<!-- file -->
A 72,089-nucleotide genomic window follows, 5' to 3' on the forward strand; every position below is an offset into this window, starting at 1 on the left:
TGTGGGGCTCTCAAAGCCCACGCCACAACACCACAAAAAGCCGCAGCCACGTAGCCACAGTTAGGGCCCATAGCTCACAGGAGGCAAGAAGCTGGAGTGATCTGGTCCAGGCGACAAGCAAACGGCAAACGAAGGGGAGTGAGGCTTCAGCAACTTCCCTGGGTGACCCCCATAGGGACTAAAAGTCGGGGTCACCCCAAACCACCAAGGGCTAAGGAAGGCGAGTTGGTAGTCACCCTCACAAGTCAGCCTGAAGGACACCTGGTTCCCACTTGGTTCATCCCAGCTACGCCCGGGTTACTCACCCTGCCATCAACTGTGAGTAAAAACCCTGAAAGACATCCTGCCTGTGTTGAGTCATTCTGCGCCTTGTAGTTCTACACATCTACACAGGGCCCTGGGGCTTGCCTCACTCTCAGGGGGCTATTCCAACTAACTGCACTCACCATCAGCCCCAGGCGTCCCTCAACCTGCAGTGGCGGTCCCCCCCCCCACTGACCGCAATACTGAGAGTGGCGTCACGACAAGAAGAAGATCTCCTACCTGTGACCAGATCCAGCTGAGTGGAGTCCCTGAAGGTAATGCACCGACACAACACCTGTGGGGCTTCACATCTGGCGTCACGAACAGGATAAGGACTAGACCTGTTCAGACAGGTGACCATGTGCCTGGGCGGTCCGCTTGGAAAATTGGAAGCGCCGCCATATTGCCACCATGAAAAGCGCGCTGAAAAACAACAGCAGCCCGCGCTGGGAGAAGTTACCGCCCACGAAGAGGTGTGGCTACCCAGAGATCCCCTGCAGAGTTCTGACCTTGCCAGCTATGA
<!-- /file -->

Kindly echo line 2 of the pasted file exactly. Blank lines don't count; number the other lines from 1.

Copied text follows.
TGTGGGGCTCTCAAAGCCCACGCCACAACACCACAAAAAGCCGCAGCCACGTAGCCACAGTTAGGGCCCATAGCTCACAGGAGGCAAGAAGCTGGAGTGATCTGGTCCAGGCGACAAGCAAACGGCAAACGAAGGGGAGTGAGGCTTCAGCAACTTCCCTGGGTGACCCCCATAGGGACTAAAAGTCGGGGTCACCCCAAACCACCAAGGGCTAAGGAAGGCGAGTTGGTAGTCACCCTCACAAGTCAGCCTGAAGGACACCTGGTTCCCACTTGGTTCATCCCAGCTACGCCCGGGTTACTCACCCTGCCATCAACTGTGAGTAAAAACCCTGAAAGACATCCTGCCTGTGTTGAGTCATTCTGCGCCTTGTAGTTCTACACATCTACACAGGGCCCTGGGGCTTGCCTCACTCTCAGGGGGCTATTCCAACTAACTGCACTCACCATCAGCCCCAGGCGTCCCTCAACCTGCAGTGGCGGTCCCCCCCCCCACTGACCGCAATACTGAGAGTGGCGTCACGACAAGAAGAAGATCTCCTACCTGTGACCAGATCCAGCTGAGTGGAGTCCCTGAAGGTAATGCACCGACACAACACCTGTGGGGCTTCACATCTGGCGTCACGAACAGGATAAGGACTAGACCTGTTCAGACAGGTGACCATGTGCCTGGGCGGTCCGCTTGGAAAATTGGAAGCGCCGCCATATTGCCACCATGAAAAGCGCGCTGAAAAACAACAGCAGCCCGCGCTGGGAGAAGTTACCGCCCACGAAGAGGTGTGGCTACCCAGAGATCCCCTGCAGAGTTCTGACCTTGCCAGCTATGA